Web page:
- Keeping Jax’s memory alive
- University initiates three personnel changes
- Quinnipiac unveils new brand identity
- Quinnipiac’s Chase Priskie Selected 177th overall in 6th Round of NHL Draft by Washington Capitals
- Men’s ice hockey’s Chase Priskie improving amidst NHL draft eligibility
- Men’s lacrosse advances in first ever NCAA tournament game
- Men’s lacrosse wins MAAC Championship
- Op-Ed: Inequality for women’s sports must be addressed
- Spring Sports Awards
- Tennis triumphs
Quinnipiac reacts to Hurricane Irene [Updates]
[Updated 7:01 p.m. Sunday] The university announced that a normal schedule would be operating Monday, starting with Monday classes at 8 a.m.
[Updated 3:45 p.m. Sunday]
The university announced that shuttle buses resumed service at 2 p.m. and the Mount Carmel Dining Hall will remain open until 10 p.m.
For more photos of the storm, see our gallery here.
[Updated 9:29 p.m. Saturday] According to a recent MyQ post, all Village, Hill, and Commons dormitories will lose power, and are switching to generator power.
As Hurricane Irene strikes the Carolina coasts, Quinnipiac University is preparing for the impending storm in numerous ways, even allowing students to return home and miss the first day of classes.
Quinnipiac sent out an announcement early Friday morning, via its official website, giving a list of ways students can prepare for the storm and an emergency situation. The announcement asked students to remain indoors and close all windows if winds intensify, and also to charge laptops and cell phones prior to the storm. The announcement also stated that health services and the Mount Carmel dining hall will retain their regular hours. It is suggested that all students have pre-prepared food ready as well.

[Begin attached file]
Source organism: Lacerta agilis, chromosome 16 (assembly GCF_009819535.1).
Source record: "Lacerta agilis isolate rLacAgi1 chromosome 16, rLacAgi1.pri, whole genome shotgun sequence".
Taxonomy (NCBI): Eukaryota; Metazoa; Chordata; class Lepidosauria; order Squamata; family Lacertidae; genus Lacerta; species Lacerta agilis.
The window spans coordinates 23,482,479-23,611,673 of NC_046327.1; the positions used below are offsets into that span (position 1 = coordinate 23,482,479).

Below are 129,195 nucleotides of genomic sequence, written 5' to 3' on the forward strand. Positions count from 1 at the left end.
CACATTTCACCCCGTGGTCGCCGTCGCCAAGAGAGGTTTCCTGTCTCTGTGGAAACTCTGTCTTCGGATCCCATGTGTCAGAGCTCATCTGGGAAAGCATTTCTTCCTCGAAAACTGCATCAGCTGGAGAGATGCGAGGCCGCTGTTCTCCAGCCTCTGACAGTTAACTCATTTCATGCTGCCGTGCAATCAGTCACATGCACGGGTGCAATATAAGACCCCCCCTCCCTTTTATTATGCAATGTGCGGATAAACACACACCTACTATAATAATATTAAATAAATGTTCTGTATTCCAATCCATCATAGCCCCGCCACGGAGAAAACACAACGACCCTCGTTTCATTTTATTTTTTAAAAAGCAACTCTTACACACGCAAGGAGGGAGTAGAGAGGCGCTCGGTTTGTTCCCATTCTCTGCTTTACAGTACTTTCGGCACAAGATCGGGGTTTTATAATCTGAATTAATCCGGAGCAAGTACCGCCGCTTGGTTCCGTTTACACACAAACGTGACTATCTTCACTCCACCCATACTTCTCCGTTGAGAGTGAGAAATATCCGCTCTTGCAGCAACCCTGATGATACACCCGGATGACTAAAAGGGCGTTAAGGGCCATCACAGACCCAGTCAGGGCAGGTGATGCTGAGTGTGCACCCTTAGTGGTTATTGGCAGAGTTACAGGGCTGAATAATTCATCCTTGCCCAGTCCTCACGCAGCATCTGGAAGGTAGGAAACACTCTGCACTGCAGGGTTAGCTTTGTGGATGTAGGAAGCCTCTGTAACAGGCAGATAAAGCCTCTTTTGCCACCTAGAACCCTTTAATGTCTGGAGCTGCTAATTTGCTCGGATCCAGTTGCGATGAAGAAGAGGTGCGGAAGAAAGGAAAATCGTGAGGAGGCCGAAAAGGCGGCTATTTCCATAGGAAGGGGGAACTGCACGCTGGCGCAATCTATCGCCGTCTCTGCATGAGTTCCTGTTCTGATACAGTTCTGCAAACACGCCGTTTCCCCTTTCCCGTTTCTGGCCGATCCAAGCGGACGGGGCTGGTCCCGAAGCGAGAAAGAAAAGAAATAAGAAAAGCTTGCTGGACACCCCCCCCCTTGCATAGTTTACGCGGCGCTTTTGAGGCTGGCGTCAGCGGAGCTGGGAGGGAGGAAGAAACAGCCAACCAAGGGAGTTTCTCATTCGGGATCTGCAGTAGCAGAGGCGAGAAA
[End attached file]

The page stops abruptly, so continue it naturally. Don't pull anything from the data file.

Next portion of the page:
According to meteorologist Gil Simmons, the height of the storm is expected to affect the New Haven area from 4 a.m. to 2 p.m. on Sunday.
Most states along the East Coast, including Connecticut, have declared states of emergency in an attempt to warn its residents of Irene.
The digital announcement also said while classes are still scheduled to begin on Monday, students who would prefer to remain at home until the storm passes would not be penalized from missing the first day.
Hamden Mayor Scott D. Jackson declared a State of Emergency for Hamden as of noon Saturday, and his office issued a release to prepare Hamden residents for Irene. See the release embedded below.